Salt has become an inexpensive and readily available commodity that is taken for granted by most people. But in older times, wars were fought over salt, and huge taxes were also levied on it. In some places, salt was in such high demand that it was minted into coins that were as valuable as gold and functioned as the basic currency for ancient civilizations.
Where salt was scarce it was traded ounce for ounce with gold-for as the Roman stateman Cassiodorus observed, ‘Some seek not gold, but there lives not a man who does not need salt.’
Because everyone, rich and poor, craves salt, rulers going back at least as far as the Chinese emperor Yu in 2200 B.C. have tried mightily to control and tax it. Salt taxes helped finance empires throughout Europe and Asia, but also inspired a lively black market, smuggling rings, riots, even revolutions.
Pure salt consists of the elements sodium and chloride. Its chemical name is sodium chloride and its formula is NaCl. Its mineral name is halite.
Table salt is a chemically simple combination of two components, sodium and chloride. The basic components of salt are, by themselves, are foundational to life. Sodium is the foundational element for making other elements, and chloride helps to buffer acids in the stomach when ingested. In combination, though, the two elements form sodium chloride, commonly known as salt.
Salt is essential to life.
Each of us contain from four to eight ounces of salt. In the body, salt is as important to humans as water or air. It helps maintain the normal volume of blood in the body and also helps keep the correct balance of water in and around the cells and tissues.
Salt plays an important part in the digestion of food and is essential in making the heart beat correctly. It is also necessary for the formation and proper function of nerve fibers, which carry impulses to and from the brain.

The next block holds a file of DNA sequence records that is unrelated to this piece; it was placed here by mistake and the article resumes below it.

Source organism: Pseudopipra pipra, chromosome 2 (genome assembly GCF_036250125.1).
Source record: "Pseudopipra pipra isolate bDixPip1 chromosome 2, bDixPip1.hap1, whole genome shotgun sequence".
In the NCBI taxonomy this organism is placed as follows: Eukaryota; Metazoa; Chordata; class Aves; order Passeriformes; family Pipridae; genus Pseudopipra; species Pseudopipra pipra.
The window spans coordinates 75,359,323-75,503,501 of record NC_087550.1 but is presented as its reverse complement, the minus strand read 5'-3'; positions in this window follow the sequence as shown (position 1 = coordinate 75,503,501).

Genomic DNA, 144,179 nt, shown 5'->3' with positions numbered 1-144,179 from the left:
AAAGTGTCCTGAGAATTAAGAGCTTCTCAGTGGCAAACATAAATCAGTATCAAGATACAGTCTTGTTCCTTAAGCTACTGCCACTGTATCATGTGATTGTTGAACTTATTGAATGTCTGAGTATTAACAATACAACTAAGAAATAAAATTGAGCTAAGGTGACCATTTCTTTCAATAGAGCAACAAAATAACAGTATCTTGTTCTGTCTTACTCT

Sodium, together with calcium, magnesium and potassium, helps regulate the body’s metabolism. The sodium in salt is an essential nutrient. In combination with potassium, it regulates the acid-alkaline balance in our blood and is also necessary for proper muscle functioning. When we don’t get enough sodium chloride, we experience muscle cramps, dizziness, exhaustion and, in extreme cases, convulsions and death.
Salt is essential to our well being.
For years, many researchers have claimed that salt threatens public health, mostly by contributing to high blood pressure. Recently, though, other researchers have begun to change salt’s reputation. A recent review of salt studies conducted over the past two decades concluded that there’s no reason for doctors to recommend reducing sodium intake for people with normal blood pressure. It may be that most of us are protected from excessive salt by our kidneys, which regulate the body’s sodium level and eliminates any excess.
Salt cures aren’t new.
In the early 19th Century, sick people travelled to rudimentary spas such as French Lick Springs in Indiana and Big Bone Lick, Kentucky, to soak in salt springs.
Today’s more luxurious spas offer salt baths, glows, rubs and polishes to exfoliate dead skin, stimulate circulation and relieve stress.
All salts come from a sea, but are processed in different ways. The oceans that once covered the earth left a generous supply of salt beds and underground deposits.
There are two basic methods for removing salt from the ground: room-and-pillar mining and solution mining. In room-and-pillar mining, shafts are sunk into the ground, and miners break up the rock salt with drills. The miners remove chunks of salt, creating huge rooms that are separated by pillars of salt. The room-and-pillar method requires that about half the salt be left behind as pillars. In solution mining, a well is drilled into the ground, and two pipes are lowered into the hole. The pipes consist of a small central pipe inside a larger pipe. The brine is either shipped as a liquid or evaporated in special devices called vacuum pans to form solid salt.
Crystaline salt deposits are found on every continent. Oceans contained an estimated four-and-a-half million cubic miles of it.
Only about five percent of the world’s annual salt production ends up as seasoning at the dinner table. The vast majority, however, pours into chemical plants, where it leads the five major raw materials utilized by industry: salt, sulfur, limestone, coal and petroleum.
Salt seasons food and drink, acts as a perservative, cures leather, makes glass, rubber and wood pulp. Salt has some 14,000 uses, more than any other mineral.
Salt is essential. In humans, it is the basic component of all our body fluids and our life.
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